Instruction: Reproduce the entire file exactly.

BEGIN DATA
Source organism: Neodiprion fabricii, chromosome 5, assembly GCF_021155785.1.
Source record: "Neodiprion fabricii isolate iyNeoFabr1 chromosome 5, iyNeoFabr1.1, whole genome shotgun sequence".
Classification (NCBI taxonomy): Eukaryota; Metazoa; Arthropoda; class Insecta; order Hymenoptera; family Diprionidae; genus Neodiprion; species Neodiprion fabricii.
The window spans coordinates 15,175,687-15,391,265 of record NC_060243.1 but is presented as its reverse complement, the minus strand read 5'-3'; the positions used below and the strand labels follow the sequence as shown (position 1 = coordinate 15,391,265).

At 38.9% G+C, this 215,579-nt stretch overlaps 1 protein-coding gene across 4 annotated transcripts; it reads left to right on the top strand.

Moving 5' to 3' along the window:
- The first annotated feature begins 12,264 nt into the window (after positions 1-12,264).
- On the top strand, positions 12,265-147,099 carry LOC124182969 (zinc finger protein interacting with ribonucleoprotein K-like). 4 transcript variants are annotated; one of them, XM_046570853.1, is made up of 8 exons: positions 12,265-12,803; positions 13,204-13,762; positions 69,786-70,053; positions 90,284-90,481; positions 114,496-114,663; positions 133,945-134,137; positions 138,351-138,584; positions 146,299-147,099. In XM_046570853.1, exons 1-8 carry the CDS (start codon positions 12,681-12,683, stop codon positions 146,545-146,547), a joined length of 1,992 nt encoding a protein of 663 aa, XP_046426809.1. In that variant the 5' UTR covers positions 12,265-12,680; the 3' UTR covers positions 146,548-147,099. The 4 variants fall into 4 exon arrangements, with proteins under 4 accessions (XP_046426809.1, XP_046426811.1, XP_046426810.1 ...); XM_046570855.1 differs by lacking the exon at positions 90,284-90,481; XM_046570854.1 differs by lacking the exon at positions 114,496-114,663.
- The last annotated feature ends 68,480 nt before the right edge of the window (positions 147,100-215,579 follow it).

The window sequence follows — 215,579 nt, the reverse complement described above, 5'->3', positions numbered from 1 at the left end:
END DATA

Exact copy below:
Source organism: Neodiprion fabricii, chromosome 5, assembly GCF_021155785.1.
Source record: "Neodiprion fabricii isolate iyNeoFabr1 chromosome 5, iyNeoFabr1.1, whole genome shotgun sequence".
Classification (NCBI taxonomy): Eukaryota; Metazoa; Arthropoda; class Insecta; order Hymenoptera; family Diprionidae; genus Neodiprion; species Neodiprion fabricii.
The window spans coordinates 15,175,687-15,391,265 of record NC_060243.1 but is presented as its reverse complement, the minus strand read 5'-3'; the positions used below and the strand labels follow the sequence as shown (position 1 = coordinate 15,391,265).

At 38.9% G+C, this 215,579-nt stretch overlaps 1 protein-coding gene across 4 annotated transcripts; it reads left to right on the top strand.

Moving 5' to 3' along the window:
- The first annotated feature begins 12,264 nt into the window (after positions 1-12,264).
- On the top strand, positions 12,265-147,099 carry LOC124182969 (zinc finger protein interacting with ribonucleoprotein K-like). 4 transcript variants are annotated; one of them, XM_046570853.1, is made up of 8 exons: positions 12,265-12,803; positions 13,204-13,762; positions 69,786-70,053; positions 90,284-90,481; positions 114,496-114,663; positions 133,945-134,137; positions 138,351-138,584; positions 146,299-147,099. In XM_046570853.1, exons 1-8 carry the CDS (start codon positions 12,681-12,683, stop codon positions 146,545-146,547), a joined length of 1,992 nt encoding a protein of 663 aa, XP_046426809.1. In that variant the 5' UTR covers positions 12,265-12,680; the 3' UTR covers positions 146,548-147,099. The 4 variants fall into 4 exon arrangements, with proteins under 4 accessions (XP_046426809.1, XP_046426811.1, XP_046426810.1 ...); XM_046570855.1 differs by lacking the exon at positions 90,284-90,481; XM_046570854.1 differs by lacking the exon at positions 114,496-114,663.
- The last annotated feature ends 68,480 nt before the right edge of the window (positions 147,100-215,579 follow it).

The window sequence follows — 215,579 nt, the reverse complement described above, 5'->3', positions numbered from 1 at the left end: